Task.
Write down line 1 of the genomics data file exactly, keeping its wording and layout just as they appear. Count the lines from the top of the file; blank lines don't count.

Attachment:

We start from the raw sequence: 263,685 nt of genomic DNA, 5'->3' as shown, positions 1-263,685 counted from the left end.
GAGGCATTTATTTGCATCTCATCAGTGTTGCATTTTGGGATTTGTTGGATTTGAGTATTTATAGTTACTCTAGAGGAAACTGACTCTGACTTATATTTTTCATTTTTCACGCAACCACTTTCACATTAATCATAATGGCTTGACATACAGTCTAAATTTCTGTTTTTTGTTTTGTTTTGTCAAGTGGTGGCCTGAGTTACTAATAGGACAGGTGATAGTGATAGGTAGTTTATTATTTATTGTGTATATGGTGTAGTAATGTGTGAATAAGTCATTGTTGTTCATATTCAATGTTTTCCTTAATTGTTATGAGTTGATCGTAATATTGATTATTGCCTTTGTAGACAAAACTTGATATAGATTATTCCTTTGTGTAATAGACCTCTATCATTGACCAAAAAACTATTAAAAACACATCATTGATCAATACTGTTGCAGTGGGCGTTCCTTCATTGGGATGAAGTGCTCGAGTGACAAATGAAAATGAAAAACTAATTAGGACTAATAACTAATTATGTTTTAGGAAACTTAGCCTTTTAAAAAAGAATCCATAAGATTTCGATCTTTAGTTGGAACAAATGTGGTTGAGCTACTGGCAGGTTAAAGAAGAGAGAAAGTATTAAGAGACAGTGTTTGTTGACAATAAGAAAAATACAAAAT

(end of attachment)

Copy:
We start from the raw sequence: 263,685 nt of genomic DNA, 5'->3' as shown, positions 1-263,685 counted from the left end.